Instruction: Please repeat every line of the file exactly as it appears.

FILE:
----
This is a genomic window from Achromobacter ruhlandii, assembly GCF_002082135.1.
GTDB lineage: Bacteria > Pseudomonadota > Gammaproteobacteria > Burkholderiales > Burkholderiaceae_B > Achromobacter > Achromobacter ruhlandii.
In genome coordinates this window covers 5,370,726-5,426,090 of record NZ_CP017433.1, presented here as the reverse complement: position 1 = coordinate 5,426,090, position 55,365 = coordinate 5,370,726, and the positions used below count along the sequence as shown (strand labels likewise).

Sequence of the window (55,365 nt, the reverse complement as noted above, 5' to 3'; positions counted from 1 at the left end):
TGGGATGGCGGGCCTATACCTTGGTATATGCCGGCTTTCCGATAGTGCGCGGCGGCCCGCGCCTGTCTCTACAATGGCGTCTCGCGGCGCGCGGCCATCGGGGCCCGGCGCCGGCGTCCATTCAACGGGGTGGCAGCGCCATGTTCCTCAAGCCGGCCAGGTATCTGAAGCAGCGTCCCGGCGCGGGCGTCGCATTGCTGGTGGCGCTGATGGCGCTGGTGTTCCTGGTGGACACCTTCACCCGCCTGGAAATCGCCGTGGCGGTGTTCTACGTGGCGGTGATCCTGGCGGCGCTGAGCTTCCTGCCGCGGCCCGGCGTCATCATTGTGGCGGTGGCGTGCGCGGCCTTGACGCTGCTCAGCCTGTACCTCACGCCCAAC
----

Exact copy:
This is a genomic window from Achromobacter ruhlandii, assembly GCF_002082135.1.
GTDB lineage: Bacteria > Pseudomonadota > Gammaproteobacteria > Burkholderiales > Burkholderiaceae_B > Achromobacter > Achromobacter ruhlandii.
In genome coordinates this window covers 5,370,726-5,426,090 of record NZ_CP017433.1, presented here as the reverse complement: position 1 = coordinate 5,426,090, position 55,365 = coordinate 5,370,726, and the positions used below count along the sequence as shown (strand labels likewise).

Sequence of the window (55,365 nt, the reverse complement as noted above, 5' to 3'; positions counted from 1 at the left end):
TGGGATGGCGGGCCTATACCTTGGTATATGCCGGCTTTCCGATAGTGCGCGGCGGCCCGCGCCTGTCTCTACAATGGCGTCTCGCGGCGCGCGGCCATCGGGGCCCGGCGCCGGCGTCCATTCAACGGGGTGGCAGCGCCATGTTCCTCAAGCCGGCCAGGTATCTGAAGCAGCGTCCCGGCGCGGGCGTCGCATTGCTGGTGGCGCTGATGGCGCTGGTGTTCCTGGTGGACACCTTCACCCGCCTGGAAATCGCCGTGGCGGTGTTCTACGTGGCGGTGATCCTGGCGGCGCTGAGCTTCCTGCCGCGGCCCGGCGTCATCATTGTGGCGGTGGCGTGCGCGGCCTTGACGCTGCTCAGCCTGTACCTCACGCCCAAC